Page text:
Violent Crime Fell Sharply Again in 1999 - FBI : LUSENET : TB2K spinoff uncensored : One Thread

Violent Crime Fell Sharply Again in 1999 -FBI By James Vicini

WASHINGTON (Reuters) - Violent crime in the United States went down sharply in 1999 for an unprecedented eighth year in a row, providing new evidence of a dramatic improvement in the nation's long-term crime trends, the FBI said on Sunday.

In its twice-yearly crime report, the federal law enforcement agency said preliminary figures for all four types of violent crime -- murder, rape, assault and robbery -- showed similar reductions in 1999 from 1998 totals.

The number of both violent crimes and property crimes -- like car theft and burglary -- reported to the police nationwide decreased by 7 percent last year, the FBI said.

The statistics extended the downward spiral in crime after years of soaring rates during the 1980s.

President Clinton welcomed the latest drop, saying it ''continued the longest decline on record.''

He said the figures confirmed his anti-crime strategy of more police officers on the street and fewer illegal guns was ''having a powerful impact.'' But he said more needs to be done to reduce gun violence, and urged Congress to approve gun safety measures.

The report did not give any reasons for the lower crime numbers. But experts have cited not only tough new law enforcement policies, but also underlying social, demographic and economic forces as factors.

The decreases have coincided with the aging of the huge baby-boom generation past their prime years for committing crime and with the continued strong economic expansion.

The experts also have mentioned better policing strategies, new anti-violence programs in communities to help youths and tougher sentences that have resulted in a record U.S. prison population.

``Our streets and communities are safer than they have been for 30 years,'' Attorney General Janet Reno said in a statement. ''Now is not the time, however, to become complacent. We must seize the opportunity and redouble our efforts by providing alternatives to crime as well as tough enforcement.''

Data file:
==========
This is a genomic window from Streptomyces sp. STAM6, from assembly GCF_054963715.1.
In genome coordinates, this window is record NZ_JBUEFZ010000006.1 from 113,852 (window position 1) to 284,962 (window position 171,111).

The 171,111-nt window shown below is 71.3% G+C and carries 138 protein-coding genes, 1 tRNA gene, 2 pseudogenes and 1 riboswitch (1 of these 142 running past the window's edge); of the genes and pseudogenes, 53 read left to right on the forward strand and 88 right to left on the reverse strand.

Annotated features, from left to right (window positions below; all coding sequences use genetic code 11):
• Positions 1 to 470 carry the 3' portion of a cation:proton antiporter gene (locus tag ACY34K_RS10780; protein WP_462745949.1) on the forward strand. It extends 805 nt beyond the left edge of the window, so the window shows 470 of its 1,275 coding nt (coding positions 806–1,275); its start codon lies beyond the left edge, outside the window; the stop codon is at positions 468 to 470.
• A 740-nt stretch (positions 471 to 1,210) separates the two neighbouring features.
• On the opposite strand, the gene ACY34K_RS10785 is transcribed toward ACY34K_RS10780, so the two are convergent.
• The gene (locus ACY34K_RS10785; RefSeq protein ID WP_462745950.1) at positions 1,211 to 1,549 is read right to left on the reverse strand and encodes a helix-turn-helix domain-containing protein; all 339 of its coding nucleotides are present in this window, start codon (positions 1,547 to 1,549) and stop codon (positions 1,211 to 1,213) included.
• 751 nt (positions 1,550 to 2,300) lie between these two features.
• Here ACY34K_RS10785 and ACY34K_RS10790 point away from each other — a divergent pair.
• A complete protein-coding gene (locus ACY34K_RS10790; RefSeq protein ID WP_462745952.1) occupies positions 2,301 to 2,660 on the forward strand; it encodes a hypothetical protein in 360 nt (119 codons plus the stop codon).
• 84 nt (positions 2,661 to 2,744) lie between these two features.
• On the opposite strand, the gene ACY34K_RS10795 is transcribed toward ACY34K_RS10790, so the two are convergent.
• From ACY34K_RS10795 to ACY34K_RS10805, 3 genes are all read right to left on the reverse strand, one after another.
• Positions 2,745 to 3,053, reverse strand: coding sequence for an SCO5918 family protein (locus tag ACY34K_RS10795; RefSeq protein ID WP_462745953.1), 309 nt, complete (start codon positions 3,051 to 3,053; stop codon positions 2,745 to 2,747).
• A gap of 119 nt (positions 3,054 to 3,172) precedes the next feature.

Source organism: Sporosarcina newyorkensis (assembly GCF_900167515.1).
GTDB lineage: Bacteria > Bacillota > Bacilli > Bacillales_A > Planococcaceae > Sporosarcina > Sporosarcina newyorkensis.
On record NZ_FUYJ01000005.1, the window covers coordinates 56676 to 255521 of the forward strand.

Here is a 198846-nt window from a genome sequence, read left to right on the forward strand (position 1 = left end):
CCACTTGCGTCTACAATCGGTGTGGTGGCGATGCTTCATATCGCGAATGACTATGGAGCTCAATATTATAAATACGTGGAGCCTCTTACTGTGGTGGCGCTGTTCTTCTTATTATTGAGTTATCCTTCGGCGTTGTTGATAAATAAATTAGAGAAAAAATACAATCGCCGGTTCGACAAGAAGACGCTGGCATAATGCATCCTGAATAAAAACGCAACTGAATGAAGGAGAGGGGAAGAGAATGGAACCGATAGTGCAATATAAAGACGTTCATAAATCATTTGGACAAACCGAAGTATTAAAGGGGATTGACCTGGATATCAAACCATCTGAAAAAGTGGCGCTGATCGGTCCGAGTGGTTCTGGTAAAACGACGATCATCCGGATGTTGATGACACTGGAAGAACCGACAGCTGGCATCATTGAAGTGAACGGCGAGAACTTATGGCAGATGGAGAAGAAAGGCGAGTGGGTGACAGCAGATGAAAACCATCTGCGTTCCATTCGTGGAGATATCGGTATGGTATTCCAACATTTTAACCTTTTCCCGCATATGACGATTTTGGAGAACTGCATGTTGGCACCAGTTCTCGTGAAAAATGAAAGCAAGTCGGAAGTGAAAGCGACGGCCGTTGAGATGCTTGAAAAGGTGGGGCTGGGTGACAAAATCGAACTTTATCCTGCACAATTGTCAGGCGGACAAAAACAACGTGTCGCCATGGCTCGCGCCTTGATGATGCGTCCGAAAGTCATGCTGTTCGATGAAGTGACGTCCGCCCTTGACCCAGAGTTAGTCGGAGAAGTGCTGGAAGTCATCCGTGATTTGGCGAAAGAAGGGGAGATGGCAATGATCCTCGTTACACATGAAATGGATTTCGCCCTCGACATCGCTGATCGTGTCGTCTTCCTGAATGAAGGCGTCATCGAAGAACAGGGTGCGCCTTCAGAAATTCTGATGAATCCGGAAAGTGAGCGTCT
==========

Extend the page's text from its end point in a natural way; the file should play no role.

The FBI said murders and robberies dropped by 8 percent in 1999 while rapes and aggravated assaults fell by 7 percent.

In the property crime category, burglary figures posted the greatest decrease at 11 percent, followed by motor vehicle theft at 8 percent, larceny-theft at 6 percent and arson at 5 percent.

Law enforcement agencies in all regions of the country reported lower figures for murder and for their crime totals.

The FBI said crime went down by 10 percent in the West, by 8 percent in the Midwest, by 7 percent in the Northeast and by 4 percent in the South.

While cities nationwide reported declines in serious crimes, the biggest cities showed the smallest decrease, at 6 percent. Suburban counties registered an 8 percent decline while rural areas had a 7 percent decrease.

The figures were based on data submitted by more than 17,000 city, county and state police agencies, the FBI said.

-- Ken Decker (, May 07, 2000


Oh yeah, Ken, Thanks to Bill, we should be down to no crime by the time he leaves office, roflmao!

These stats bear looking at to see what's missing, crime in my city is as popular as ever....

-- FactFinder (, May 07, 2000.

Oh, I'm so relieved. Now we can cancel all those new gun control laws Algore was blathering about.

-- helen (, May 07, 2000.

It is notable that this is the first time the jobless rate has fallen below 4% since January 1970 (although revisions in the BLS methodology in the mid-1990s make historical comparisons less reliable as they tended to increase the official unemployment rate by at least 0.2% over measures using the previous methods). Both the household and payroll surveys show that strong job growth continues and low jobless rates are seen in all age groups and other BLS classifications.

This report does not show signs of oversized wage gains, however, as the average hourly earnings estimate for April is less than 2% above the 1999 average. Unfortunately, the wage data is an inadequate reflection of actual compensation growth, as companies are opting more for bonuses and stock options in place of wage increases and more workers are now eligible to receive such forms of compensation, and it does not cover all types of jobs in the economy.

Most important, the increase in private payroll employment has averaged over 220,000 in the first four months of the year (on a seasonally adjusted basis), compared to increases of roughly 190,000 per month in 1999. Without a doubt, the current pace cannot be sustained through the remainder of 2000.

-- A unprecedented (nine@year.expansion), May 08, 2000.

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